Don’t miss a single blog post! Subscribe so I show up in your inbox by using the subscription box at the top of the blog sidebar. I never share your information and by subscribing we can make art together all year long! Woo! ————>
* * * * * *
A couple of weeks ago I started reading this:
My mid year break from work was coming up and I had decided that something finally needed to be done about my studio. I daydreamed about taking everything out of it and burying it in the backyard just so I could find a clean surface to work on. In other words, it had become a place I didn’t really want to be. And when the desire to create became stronger than my contempt of the mess, I was so distracted by the piles and disorganization that I mostly felt guilty.
It pretty much sucked.
So I decided to dedicate the first few days of my break to taking the room apart. It’s rare that I have time in my schedule to do something like that but I came to view it as a form of self care. My studio is my sanctuary and I needed to love being in there.
After spending some time reading the book (I’m only part way into it), I realized the biggest reason I keep cleaning a space that continually turns messy again is that I just have too much stuff in there. I feel fortunate to have a studio. It’s modest, though. It’s a spare bedroom and clocks in at about 150 square feet. So there is a limited amount of space in there and I had pretty much exceeded what it could hold.
A couple of years ago I worked with a professional organizer to tackle the space and things were great for a long time. The one thing we didn’t really get to was the fabric stash, just ran out of time. It was tidied but never sorted and as I continued to add to it, it became a force to be reckoned with.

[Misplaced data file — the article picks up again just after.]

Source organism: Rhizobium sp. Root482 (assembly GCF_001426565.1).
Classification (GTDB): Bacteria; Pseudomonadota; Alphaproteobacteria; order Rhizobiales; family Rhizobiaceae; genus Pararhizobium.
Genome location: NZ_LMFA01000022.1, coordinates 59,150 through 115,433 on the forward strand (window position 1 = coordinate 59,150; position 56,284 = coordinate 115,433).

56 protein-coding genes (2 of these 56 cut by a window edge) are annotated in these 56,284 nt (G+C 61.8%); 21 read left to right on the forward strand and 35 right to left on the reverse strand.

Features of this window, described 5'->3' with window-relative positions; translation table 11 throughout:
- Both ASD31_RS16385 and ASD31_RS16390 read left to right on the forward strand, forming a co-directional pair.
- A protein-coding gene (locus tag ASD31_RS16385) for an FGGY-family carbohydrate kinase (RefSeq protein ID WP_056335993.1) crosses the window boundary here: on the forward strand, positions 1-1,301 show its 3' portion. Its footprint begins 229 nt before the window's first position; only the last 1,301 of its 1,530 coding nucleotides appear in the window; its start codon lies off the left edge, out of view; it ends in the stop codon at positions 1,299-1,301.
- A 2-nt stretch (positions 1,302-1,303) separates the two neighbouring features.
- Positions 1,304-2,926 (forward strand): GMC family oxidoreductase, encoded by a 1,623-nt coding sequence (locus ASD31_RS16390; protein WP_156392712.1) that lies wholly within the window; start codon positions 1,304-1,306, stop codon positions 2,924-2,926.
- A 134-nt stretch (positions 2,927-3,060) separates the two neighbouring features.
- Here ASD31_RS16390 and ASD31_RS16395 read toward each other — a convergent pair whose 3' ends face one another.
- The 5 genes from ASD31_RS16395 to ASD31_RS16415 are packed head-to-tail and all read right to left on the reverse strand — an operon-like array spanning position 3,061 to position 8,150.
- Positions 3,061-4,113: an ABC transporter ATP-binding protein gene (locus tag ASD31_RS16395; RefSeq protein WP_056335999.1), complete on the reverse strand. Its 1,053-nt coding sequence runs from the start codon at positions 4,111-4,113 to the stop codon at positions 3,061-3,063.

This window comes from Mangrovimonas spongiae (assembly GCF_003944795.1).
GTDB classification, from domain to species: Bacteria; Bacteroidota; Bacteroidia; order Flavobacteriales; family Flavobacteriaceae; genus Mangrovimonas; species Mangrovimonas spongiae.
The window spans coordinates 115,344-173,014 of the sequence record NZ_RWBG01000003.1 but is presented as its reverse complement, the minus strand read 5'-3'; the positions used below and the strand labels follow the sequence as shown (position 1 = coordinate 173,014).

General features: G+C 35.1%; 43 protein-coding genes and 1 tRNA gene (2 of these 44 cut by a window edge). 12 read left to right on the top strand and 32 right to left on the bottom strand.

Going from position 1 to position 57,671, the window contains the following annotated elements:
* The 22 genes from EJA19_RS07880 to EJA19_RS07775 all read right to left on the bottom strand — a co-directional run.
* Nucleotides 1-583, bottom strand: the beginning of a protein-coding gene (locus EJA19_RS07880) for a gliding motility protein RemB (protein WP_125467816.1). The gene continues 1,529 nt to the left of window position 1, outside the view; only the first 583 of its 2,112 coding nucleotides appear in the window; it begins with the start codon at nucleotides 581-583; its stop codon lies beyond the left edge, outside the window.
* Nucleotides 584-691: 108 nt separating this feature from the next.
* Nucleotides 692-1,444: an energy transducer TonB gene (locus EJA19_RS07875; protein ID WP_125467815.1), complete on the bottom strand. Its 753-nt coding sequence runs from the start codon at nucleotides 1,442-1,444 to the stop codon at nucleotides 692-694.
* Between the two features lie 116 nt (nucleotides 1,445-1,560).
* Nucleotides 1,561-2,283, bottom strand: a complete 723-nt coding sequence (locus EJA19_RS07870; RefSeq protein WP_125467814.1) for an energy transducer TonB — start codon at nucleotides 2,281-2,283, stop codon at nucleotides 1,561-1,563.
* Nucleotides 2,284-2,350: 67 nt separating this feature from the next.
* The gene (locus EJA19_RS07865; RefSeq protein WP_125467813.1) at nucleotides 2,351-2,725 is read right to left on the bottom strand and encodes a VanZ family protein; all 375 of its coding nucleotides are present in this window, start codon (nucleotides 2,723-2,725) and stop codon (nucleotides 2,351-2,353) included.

I didn’t take any before pictures. Mostly because I tore into the space first thing on the first day of break armed with trash bags and a couple of laundry baskets to sort things into giveaway piles. I reduced what was in the space by a third and then set about organizing it. In all honesty, a lot of the things that I got rid of was junk. Fabric scraps so tiny that ants wouldn’t be able to use them and paint that had gotten shoved into the back corner quickly becoming a strange experiment. Failed projects, bizarre tchotchkes and odds and ends that make me feel like I need a psych eval for hanging onto them.
Here’s how things ended up:
(The laundry basket of fabric is getting donated for charity sewing.)
I still feel like I have a ton of stuff. And I still want to paint the room white and get up some decent design boards. But I can’t tell you how happy it makes me to know what’s in there. I went over every square inch of the room and there isn’t anything in there that I don’t want.
In a way it was like a freaky little clown car – I just kept taking more and more stuff out. My studio won’t win any prizes for being gorgeous but I can truthfully say that this is the most organized it has ever been. Now in the interest of full transparency, I don’t keep every single thing I own in this room. I have a second space where I store samples, books and the items I sell online. That will get purged at the end of year over my Christmas break. I didn’t think I had the fortitude to do both spaces in the same week.
I had planned to spend the rest of the week happily making art but the week has taken a couple of strange turns and I’ve not been able to spend any time in there. Still, I’m thrilled that when I do finally get back in there, it’ll be full steam ahead and all I’ll see is the possibility of the art I’m making instead of a mess on steroids.
Do I think I will never have to clean it again? Of course not. It’s the nature of creativity that at some point the space will look like the Tasmanian devil tore through it. But now that there is enough room for everything, I won’t need to give myself a pep talk to tackle it. Onward!!